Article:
In victory lane, Stroupe was able to celebrate with his team, minus his car owner. Still, Dillner was able to follow along with the race online while at the NASCAR event and did get to congratulate his young driver in victory lane via cell phone.
"It was tough being in Darlington, but for the first time ever I felt comfortable not being able to make it because of the chemistry Zach and Bond (Suss, crew chief) have been able to build,” said Dillner. “I was able to follow the race on Speed51.com's Trackside Now and still listen to the scanners and watch the Cup race in the Racing Electronics trailer. I had to make the best of it and when I was told we won, man, I jumped into the air and yelled as loud as I could. I think everyone in the grandstands at Darlington heard me. I was so proud of Zach and the guys; plus I was so happy my daughter, Meghan, was able to be there."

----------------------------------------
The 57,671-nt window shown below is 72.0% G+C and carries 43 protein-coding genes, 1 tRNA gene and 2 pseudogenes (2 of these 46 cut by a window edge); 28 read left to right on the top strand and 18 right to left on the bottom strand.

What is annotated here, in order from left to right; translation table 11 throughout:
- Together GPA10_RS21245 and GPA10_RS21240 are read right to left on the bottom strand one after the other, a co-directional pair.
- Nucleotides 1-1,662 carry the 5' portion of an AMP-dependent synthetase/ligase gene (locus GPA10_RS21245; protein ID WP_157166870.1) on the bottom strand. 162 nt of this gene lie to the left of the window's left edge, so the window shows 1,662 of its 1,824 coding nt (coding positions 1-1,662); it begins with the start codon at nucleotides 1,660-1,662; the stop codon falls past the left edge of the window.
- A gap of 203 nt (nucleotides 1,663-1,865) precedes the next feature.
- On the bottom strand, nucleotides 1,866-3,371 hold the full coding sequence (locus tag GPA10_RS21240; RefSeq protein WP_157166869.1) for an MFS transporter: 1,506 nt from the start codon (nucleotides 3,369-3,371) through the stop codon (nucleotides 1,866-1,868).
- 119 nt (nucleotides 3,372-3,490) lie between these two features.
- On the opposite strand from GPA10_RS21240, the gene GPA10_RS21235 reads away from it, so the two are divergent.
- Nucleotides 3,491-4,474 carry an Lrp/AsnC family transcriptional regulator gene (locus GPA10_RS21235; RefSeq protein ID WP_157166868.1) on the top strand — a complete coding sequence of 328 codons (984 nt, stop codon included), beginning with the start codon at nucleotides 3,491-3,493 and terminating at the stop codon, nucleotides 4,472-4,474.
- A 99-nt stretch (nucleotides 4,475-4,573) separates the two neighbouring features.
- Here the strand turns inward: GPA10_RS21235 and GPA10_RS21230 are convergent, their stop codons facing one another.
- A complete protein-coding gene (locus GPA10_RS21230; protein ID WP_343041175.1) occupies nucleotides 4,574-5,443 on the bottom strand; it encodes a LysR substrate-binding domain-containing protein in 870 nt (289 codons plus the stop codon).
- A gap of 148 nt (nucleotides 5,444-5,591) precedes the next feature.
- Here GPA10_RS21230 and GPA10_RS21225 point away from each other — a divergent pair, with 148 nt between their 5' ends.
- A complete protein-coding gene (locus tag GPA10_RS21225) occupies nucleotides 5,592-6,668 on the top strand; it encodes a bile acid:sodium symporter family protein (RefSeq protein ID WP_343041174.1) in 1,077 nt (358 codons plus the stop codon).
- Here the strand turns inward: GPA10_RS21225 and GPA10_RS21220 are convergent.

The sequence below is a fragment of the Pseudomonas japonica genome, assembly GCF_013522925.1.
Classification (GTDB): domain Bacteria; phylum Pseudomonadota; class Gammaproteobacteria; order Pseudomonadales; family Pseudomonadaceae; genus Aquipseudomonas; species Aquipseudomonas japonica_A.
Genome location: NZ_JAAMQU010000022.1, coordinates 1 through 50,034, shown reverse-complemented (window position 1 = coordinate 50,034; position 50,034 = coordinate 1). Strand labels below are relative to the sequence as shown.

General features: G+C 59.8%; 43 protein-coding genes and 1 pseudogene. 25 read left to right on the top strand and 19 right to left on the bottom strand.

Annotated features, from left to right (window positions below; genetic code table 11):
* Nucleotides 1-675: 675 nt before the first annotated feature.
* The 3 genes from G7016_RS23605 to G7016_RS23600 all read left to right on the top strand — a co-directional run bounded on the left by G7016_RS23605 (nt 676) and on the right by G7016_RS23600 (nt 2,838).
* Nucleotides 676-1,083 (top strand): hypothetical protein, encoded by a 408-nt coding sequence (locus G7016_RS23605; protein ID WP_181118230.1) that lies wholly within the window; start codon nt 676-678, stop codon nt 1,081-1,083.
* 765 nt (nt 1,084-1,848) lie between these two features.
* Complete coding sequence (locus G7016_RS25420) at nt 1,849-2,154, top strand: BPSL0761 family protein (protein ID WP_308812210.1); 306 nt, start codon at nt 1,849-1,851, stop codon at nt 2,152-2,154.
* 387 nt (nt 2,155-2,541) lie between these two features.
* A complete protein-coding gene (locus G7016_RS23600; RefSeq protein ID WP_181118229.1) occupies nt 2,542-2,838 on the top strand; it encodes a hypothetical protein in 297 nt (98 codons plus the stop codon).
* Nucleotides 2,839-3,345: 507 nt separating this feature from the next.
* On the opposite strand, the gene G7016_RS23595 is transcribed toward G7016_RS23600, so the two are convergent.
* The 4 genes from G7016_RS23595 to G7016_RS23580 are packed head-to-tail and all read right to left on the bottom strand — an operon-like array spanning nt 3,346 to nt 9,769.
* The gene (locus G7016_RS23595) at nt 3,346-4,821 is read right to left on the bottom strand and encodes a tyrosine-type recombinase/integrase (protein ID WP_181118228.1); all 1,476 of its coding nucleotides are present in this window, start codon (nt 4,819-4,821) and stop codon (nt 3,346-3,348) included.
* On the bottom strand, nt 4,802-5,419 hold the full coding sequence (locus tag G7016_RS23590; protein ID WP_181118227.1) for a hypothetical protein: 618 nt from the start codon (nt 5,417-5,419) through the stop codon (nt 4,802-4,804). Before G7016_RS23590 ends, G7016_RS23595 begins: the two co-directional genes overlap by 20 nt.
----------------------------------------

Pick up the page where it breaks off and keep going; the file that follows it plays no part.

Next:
The first visit to the Virginia track for the PASS South Series was monumental for Stroupe as it was his first Super Late Model victory after moving up from the Pro Challenge Series. The win was even more special for Stroupe as he was able to give Dillner his first Super Late Model victory as well as his mom Camie a gift on Mother’s Day weekend.
“It is pretty hard for him (Dillner) to not be here with us, but we finally won one,” said Stroupe. “Everyone did a great job and it was great bringing Bob a win.
“Plus, to win on Mother's Day weekend is pretty cool. My mother has been there since the beginning. From Go-Karts to Bandos, to Legends, to Pro Challenge and now, for the last 11 years she has been going to my races, which is pretty cool. This one is for her.”